Tuesday, August 20, 2013

A hoot and a half


Before I became a blogger, the Dodgers seemed like a lost and faraway franchise.

Sure, I'd see their highlights on TV every once in a while. But I sure couldn't tell you anything about their top prospects or bullpen anchors or anything along those lines.

I can't say any of my few baseball-loving friends cared much about the Dodgers. And I didn't run into many Dodger fanatics on the forums. I was practically devoid of anything Dodgers.

Upon joining the blogosphere, however, I was absolutely blown away. Anything I could or would ever know about the Dodgers (card or non-card related) was being written around here on a daily basis.

As of right now, I probably know of at least four or five Dodger-centric blogs. And I'm sure there are a few more floating around that I haven't found yet.

From the title of this post, I'm sure you've guessed what this post is about by now. Why, yes, it's a great assortment of cardboard I received from the man at the forefront of the Dodger fan base here in the blogosphere, Greg of "Night Owl Cards".

As I've mentioned over and over again, Greg is the one who first introduced me to this whole blogging business. You probably wouldn't be reading this post about him without...well, him.

After nearly six years in the blogosphere, the man certainly knows his way around a trade package.

Here's a nice "behind the camera" shot of the observing Andres Galarraga, courtesy of the '95 Skybox Emotion brand.

Goodness, what an odd set that was.




While his Dodger-centric collection might not be all that random, Greg has shown that he's able to help out a crazy collection like mine from time to time.

Here's former Rockie first baseman Jim Tatum doing...something with his bat. I can't say I've ever seen that particular instrument before, certainly not on a baseball card. It's something wood bat-exclusive, I'm guessing.

We used aluminum bats in Little League. I still hear that familiar ping sound in my head a lot, but I couldn't tell you the first thing about applying pine tar or whatever that thingy is on Tatum's card.

Part of me wishes we got to use wood bats back then.

Ping.




I can't say the Listash fits snugly into any of my various mini-collections.

But it's a card I love anyways. Like the Tatum, I'm not quite sure what's going on there. But that sense of mystery draws me to it all the more.

The Wade, however, makes for a nice "At the Wall" addition. Although I'm having a hard time believing he actually made a game-saving catch at the wall there. A very minor league effort by the photographer.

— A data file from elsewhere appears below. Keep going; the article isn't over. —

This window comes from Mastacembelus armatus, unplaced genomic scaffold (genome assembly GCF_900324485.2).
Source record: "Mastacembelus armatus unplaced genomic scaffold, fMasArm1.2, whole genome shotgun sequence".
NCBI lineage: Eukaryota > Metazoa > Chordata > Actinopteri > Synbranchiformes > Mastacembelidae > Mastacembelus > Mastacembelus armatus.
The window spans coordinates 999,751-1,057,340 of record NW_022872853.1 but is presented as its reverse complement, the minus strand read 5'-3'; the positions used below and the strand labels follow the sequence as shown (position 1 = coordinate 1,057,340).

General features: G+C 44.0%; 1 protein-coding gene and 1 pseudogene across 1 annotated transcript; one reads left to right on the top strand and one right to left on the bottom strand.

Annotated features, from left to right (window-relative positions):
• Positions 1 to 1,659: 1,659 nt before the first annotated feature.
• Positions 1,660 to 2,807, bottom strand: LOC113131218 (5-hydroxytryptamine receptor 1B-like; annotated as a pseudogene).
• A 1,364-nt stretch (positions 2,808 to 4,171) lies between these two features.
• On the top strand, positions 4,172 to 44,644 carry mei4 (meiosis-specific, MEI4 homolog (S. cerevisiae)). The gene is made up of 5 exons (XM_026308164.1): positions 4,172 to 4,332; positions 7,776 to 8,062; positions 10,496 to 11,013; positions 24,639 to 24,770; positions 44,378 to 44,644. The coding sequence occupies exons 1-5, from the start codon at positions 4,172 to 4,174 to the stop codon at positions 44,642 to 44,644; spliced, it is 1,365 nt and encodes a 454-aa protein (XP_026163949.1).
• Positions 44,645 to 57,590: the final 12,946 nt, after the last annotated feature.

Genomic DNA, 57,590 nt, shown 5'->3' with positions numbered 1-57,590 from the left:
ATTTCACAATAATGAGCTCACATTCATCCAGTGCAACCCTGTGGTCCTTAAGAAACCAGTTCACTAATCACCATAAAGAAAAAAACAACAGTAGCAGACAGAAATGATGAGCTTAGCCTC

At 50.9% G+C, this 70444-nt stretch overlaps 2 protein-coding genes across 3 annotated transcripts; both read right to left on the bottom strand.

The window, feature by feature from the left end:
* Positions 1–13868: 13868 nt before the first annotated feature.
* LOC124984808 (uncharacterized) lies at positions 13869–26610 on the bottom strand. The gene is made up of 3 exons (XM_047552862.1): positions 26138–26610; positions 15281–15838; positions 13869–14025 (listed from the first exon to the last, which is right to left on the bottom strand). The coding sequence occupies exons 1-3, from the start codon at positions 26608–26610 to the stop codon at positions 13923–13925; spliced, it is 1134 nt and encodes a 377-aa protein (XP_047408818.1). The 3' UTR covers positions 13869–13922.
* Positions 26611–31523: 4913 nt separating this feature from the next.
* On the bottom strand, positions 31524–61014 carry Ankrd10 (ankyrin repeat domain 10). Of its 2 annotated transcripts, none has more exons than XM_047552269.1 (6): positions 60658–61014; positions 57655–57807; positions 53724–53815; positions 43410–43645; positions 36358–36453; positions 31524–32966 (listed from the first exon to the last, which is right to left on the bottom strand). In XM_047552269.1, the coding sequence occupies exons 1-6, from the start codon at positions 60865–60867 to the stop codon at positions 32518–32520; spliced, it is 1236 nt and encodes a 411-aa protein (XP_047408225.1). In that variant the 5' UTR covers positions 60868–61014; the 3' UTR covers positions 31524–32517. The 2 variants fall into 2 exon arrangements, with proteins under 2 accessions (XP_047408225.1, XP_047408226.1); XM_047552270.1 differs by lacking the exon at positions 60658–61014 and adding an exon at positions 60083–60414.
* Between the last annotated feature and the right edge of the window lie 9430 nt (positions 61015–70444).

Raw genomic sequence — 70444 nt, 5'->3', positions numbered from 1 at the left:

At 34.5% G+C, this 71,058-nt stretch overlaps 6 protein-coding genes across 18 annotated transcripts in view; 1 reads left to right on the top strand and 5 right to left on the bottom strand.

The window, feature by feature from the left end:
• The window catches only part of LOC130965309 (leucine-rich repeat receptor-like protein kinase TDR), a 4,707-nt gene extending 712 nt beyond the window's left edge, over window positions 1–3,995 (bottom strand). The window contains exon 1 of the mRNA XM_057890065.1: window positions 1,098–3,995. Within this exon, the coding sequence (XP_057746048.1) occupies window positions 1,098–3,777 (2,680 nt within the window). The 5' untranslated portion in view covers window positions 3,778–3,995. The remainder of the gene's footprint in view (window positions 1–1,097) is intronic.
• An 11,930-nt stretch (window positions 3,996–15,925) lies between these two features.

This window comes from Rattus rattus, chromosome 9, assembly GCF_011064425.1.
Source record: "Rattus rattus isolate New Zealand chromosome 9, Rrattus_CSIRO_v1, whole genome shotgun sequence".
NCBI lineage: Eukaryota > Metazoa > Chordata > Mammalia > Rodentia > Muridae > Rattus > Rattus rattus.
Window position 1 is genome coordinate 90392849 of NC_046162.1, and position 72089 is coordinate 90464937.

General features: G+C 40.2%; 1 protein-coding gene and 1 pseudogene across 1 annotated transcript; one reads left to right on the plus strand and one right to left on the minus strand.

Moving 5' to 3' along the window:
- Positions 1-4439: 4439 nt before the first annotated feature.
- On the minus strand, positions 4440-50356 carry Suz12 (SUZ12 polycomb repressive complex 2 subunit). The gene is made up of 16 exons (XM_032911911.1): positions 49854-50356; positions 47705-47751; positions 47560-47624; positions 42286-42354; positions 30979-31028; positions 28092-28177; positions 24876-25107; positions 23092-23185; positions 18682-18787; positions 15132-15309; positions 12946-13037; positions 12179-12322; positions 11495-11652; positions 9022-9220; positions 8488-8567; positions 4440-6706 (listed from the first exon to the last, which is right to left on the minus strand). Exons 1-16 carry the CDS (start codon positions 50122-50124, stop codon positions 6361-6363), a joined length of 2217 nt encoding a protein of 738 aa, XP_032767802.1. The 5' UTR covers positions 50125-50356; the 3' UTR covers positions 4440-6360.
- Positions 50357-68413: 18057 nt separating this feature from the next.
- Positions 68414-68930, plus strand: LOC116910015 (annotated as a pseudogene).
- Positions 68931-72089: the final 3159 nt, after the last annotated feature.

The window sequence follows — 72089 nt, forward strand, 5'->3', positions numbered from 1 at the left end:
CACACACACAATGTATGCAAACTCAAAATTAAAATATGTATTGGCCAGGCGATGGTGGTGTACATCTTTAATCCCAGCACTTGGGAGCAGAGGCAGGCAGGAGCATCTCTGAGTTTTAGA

Actually, I guess that's kind of fitting for a minor league set.




Whether recent stars or HOFers, I always love adding cards to my player collections.

That X-themed parallel (from, you guessed it, Upper Deck X) helps me add to my most prominent collection with Vlad. The Williams, meanwhile, is a beautiful new piece for both my Cubs and Cooperstown themes.

Yes, I actually just described a Gypsy Queen card as beautiful.

I need help.




These are a couple of the greatest cards Greg has ever sent me.

You don't see a whole lot of cards featuring "The Great Bambino" during his Red Sox pitching days too often. Much less amazingly colorized shots like that one. Another great new addition to my HOF collection, without a doubt.

The Conlan is as well, although in a slightly different manner.

After two unspectacular years as an outfielder with the White Sox, Jocko Conlan would go on to have a Hall of Fame career as an umpire, the first modern "man in blue" to be inducted into Cooperstown. (His umping career actually started by accident, funny enough.)

Conlan's prestigious 25-year stint as an ump in the National League made his two-year playing stint in Chicago all but forgotten. That's the first card I've ever seen of him in a White Sox uniform.

I didn't even know any existed before this package came along.




Being a Dodger fan and all, Greg was gracious enough to donate a few of his extra Matt Kemps to my new player collection of his.

It's a task that's actually budding quite well. I'm up to 50 different Kemps as of this writing.

A lot for me, but probably a mere fraction of Greg's and other Dodger fans' Kemp collections.

As long as great writers like Greg and other Dodger fanatics keep blogging, it's safe to say that the Dodgers are going to be part of my daily reading for as long as I'm a part of this place.

And I'm more than okay with that.

I look forward to hearing about guys like Matt Kemp in the years to come.

Thanks, Dodger fans.

4 comments:

night owl said...

I look forward to hearing about Matt Kemp for years to come, too ... it will mean he eventually got off the disabled list.

Can't tell you what Tatum is using to apply pine tar. Looks like some sort of pain tool. My guess is pine tar stick wasn't around then and he was trying to avoid using a pin tar rag, which is messy as hell.

Once a Cub said...

With what looks like striping on the bat handle, maybe he's stripping old pine tar off to apply a fresh coat? I don't even know if that's a thing...

JediJeff said...

I think he is painting it cuz he plans to list it on etsy.

Backstop Cards said...

Pat Listach has some pretty sweet looking cards, I think he must've had some friends on the Stadium Club camera team, those were my faves.